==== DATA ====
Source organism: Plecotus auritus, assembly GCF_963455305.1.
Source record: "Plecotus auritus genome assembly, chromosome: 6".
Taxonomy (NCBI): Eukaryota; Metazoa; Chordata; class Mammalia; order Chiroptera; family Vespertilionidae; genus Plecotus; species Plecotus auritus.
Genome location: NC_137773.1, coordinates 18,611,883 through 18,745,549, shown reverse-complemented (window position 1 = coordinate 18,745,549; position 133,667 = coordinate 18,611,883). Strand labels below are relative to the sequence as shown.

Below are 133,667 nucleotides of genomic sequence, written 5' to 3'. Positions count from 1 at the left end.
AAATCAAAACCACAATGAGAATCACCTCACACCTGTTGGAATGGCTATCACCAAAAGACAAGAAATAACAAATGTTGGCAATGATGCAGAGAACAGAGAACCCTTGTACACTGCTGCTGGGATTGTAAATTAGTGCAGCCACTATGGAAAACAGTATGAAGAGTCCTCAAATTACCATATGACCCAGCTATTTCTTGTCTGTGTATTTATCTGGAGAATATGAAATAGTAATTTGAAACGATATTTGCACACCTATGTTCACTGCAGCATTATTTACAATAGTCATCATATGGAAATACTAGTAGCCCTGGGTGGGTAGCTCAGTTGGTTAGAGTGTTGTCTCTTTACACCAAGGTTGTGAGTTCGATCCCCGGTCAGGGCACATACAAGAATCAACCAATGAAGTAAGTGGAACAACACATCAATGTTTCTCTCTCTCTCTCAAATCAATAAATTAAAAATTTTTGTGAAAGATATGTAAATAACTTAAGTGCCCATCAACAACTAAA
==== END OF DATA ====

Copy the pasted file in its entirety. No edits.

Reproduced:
Source organism: Plecotus auritus, assembly GCF_963455305.1.
Source record: "Plecotus auritus genome assembly, chromosome: 6".
Taxonomy (NCBI): Eukaryota; Metazoa; Chordata; class Mammalia; order Chiroptera; family Vespertilionidae; genus Plecotus; species Plecotus auritus.
Genome location: NC_137773.1, coordinates 18,611,883 through 18,745,549, shown reverse-complemented (window position 1 = coordinate 18,745,549; position 133,667 = coordinate 18,611,883). Strand labels below are relative to the sequence as shown.

Below are 133,667 nucleotides of genomic sequence, written 5' to 3'. Positions count from 1 at the left end.
AAATCAAAACCACAATGAGAATCACCTCACACCTGTTGGAATGGCTATCACCAAAAGACAAGAAATAACAAATGTTGGCAATGATGCAGAGAACAGAGAACCCTTGTACACTGCTGCTGGGATTGTAAATTAGTGCAGCCACTATGGAAAACAGTATGAAGAGTCCTCAAATTACCATATGACCCAGCTATTTCTTGTCTGTGTATTTATCTGGAGAATATGAAATAGTAATTTGAAACGATATTTGCACACCTATGTTCACTGCAGCATTATTTACAATAGTCATCATATGGAAATACTAGTAGCCCTGGGTGGGTAGCTCAGTTGGTTAGAGTGTTGTCTCTTTACACCAAGGTTGTGAGTTCGATCCCCGGTCAGGGCACATACAAGAATCAACCAATGAAGTAAGTGGAACAACACATCAATGTTTCTCTCTCTCTCTCAAATCAATAAATTAAAAATTTTTGTGAAAGATATGTAAATAACTTAAGTGCCCATCAACAACTAAA